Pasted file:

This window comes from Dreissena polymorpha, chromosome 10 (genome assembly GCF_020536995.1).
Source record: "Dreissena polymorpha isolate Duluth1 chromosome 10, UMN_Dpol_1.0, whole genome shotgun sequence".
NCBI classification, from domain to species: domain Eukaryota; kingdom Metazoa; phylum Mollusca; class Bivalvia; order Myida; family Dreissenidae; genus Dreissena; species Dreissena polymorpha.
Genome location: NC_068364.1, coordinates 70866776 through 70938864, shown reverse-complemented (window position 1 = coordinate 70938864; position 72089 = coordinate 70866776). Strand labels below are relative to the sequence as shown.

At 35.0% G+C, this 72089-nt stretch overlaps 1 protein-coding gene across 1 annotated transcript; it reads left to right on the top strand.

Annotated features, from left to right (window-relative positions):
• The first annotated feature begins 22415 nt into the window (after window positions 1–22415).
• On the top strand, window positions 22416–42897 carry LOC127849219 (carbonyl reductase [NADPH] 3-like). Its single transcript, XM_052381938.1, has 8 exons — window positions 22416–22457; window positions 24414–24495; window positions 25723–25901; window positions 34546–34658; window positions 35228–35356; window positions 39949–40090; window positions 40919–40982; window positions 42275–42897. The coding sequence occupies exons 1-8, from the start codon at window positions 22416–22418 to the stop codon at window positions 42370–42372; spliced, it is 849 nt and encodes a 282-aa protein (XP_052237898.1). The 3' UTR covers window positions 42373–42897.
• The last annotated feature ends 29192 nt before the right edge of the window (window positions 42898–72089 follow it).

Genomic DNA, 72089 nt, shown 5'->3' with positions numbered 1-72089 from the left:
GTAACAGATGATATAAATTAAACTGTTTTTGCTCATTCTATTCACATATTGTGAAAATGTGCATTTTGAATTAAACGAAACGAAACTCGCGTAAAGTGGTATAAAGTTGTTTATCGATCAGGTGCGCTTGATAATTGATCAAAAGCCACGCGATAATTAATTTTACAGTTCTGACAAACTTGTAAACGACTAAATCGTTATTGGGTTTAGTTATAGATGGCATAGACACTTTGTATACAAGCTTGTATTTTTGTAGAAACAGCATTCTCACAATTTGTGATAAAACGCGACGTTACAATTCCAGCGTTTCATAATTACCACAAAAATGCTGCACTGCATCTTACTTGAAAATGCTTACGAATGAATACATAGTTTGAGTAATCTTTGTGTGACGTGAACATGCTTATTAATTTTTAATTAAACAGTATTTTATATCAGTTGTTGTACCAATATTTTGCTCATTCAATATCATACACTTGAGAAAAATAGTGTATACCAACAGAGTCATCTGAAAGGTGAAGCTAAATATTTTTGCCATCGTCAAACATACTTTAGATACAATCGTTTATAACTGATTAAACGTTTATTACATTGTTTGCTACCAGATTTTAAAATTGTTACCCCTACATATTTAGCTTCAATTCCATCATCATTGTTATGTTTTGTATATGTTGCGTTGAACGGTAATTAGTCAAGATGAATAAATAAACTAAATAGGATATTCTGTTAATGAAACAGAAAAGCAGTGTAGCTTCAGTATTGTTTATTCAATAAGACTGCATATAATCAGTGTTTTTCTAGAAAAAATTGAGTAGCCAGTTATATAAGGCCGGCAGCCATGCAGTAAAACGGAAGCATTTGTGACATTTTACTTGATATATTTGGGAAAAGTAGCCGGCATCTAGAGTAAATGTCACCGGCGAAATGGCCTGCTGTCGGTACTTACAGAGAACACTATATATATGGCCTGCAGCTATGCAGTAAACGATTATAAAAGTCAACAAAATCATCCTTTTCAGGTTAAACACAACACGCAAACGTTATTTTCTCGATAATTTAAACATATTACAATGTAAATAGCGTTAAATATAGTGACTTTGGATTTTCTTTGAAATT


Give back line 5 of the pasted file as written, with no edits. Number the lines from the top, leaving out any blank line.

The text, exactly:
At 35.0% G+C, this 72089-nt stretch overlaps 1 protein-coding gene across 1 annotated transcript; it reads left to right on the top strand.